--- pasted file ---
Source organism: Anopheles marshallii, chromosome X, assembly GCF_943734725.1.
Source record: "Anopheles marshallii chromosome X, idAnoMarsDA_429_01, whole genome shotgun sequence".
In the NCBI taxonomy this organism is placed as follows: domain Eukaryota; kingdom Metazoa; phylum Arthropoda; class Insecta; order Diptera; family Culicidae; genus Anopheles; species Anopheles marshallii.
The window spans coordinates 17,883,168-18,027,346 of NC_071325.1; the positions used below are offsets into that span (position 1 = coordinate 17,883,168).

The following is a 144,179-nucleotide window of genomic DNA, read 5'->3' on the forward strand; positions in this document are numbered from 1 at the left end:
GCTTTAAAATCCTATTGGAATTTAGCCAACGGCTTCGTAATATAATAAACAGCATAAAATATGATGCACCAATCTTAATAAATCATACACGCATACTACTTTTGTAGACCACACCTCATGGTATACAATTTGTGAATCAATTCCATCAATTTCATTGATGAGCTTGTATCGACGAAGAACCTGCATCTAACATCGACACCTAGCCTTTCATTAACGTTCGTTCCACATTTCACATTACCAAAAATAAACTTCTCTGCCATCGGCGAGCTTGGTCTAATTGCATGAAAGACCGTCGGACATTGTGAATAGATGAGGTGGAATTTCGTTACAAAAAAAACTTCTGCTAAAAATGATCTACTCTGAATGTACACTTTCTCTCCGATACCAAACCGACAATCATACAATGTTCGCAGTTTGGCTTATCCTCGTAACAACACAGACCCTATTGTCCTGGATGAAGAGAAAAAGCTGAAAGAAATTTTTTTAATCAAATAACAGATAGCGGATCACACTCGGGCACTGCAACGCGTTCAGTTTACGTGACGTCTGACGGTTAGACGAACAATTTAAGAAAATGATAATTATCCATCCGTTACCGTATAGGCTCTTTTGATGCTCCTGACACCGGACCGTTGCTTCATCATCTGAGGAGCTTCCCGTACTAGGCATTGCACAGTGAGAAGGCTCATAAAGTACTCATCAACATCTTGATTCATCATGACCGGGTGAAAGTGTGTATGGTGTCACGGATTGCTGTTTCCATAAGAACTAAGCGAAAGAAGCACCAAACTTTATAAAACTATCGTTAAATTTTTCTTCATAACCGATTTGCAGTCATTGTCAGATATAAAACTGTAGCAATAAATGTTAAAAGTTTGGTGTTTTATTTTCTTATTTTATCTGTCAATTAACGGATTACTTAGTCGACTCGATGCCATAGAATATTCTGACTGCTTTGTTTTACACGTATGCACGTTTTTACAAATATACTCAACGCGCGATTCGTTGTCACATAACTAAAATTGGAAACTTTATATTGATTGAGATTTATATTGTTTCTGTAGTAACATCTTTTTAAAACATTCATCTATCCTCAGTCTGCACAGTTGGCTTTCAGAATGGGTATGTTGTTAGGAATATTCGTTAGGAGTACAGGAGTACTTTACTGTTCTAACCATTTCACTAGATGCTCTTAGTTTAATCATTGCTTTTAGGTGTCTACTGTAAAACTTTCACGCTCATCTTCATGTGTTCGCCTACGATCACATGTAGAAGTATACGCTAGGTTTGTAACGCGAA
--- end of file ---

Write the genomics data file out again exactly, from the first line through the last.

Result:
Source organism: Anopheles marshallii, chromosome X, assembly GCF_943734725.1.
Source record: "Anopheles marshallii chromosome X, idAnoMarsDA_429_01, whole genome shotgun sequence".
In the NCBI taxonomy this organism is placed as follows: domain Eukaryota; kingdom Metazoa; phylum Arthropoda; class Insecta; order Diptera; family Culicidae; genus Anopheles; species Anopheles marshallii.
The window spans coordinates 17,883,168-18,027,346 of NC_071325.1; the positions used below are offsets into that span (position 1 = coordinate 17,883,168).

The following is a 144,179-nucleotide window of genomic DNA, read 5'->3' on the forward strand; positions in this document are numbered from 1 at the left end:
GCTTTAAAATCCTATTGGAATTTAGCCAACGGCTTCGTAATATAATAAACAGCATAAAATATGATGCACCAATCTTAATAAATCATACACGCATACTACTTTTGTAGACCACACCTCATGGTATACAATTTGTGAATCAATTCCATCAATTTCATTGATGAGCTTGTATCGACGAAGAACCTGCATCTAACATCGACACCTAGCCTTTCATTAACGTTCGTTCCACATTTCACATTACCAAAAATAAACTTCTCTGCCATCGGCGAGCTTGGTCTAATTGCATGAAAGACCGTCGGACATTGTGAATAGATGAGGTGGAATTTCGTTACAAAAAAAACTTCTGCTAAAAATGATCTACTCTGAATGTACACTTTCTCTCCGATACCAAACCGACAATCATACAATGTTCGCAGTTTGGCTTATCCTCGTAACAACACAGACCCTATTGTCCTGGATGAAGAGAAAAAGCTGAAAGAAATTTTTTTAATCAAATAACAGATAGCGGATCACACTCGGGCACTGCAACGCGTTCAGTTTACGTGACGTCTGACGGTTAGACGAACAATTTAAGAAAATGATAATTATCCATCCGTTACCGTATAGGCTCTTTTGATGCTCCTGACACCGGACCGTTGCTTCATCATCTGAGGAGCTTCCCGTACTAGGCATTGCACAGTGAGAAGGCTCATAAAGTACTCATCAACATCTTGATTCATCATGACCGGGTGAAAGTGTGTATGGTGTCACGGATTGCTGTTTCCATAAGAACTAAGCGAAAGAAGCACCAAACTTTATAAAACTATCGTTAAATTTTTCTTCATAACCGATTTGCAGTCATTGTCAGATATAAAACTGTAGCAATAAATGTTAAAAGTTTGGTGTTTTATTTTCTTATTTTATCTGTCAATTAACGGATTACTTAGTCGACTCGATGCCATAGAATATTCTGACTGCTTTGTTTTACACGTATGCACGTTTTTACAAATATACTCAACGCGCGATTCGTTGTCACATAACTAAAATTGGAAACTTTATATTGATTGAGATTTATATTGTTTCTGTAGTAACATCTTTTTAAAACATTCATCTATCCTCAGTCTGCACAGTTGGCTTTCAGAATGGGTATGTTGTTAGGAATATTCGTTAGGAGTACAGGAGTACTTTACTGTTCTAACCATTTCACTAGATGCTCTTAGTTTAATCATTGCTTTTAGGTGTCTACTGTAAAACTTTCACGCTCATCTTCATGTGTTCGCCTACGATCACATGTAGAAGTATACGCTAGGTTTGTAACGCGAA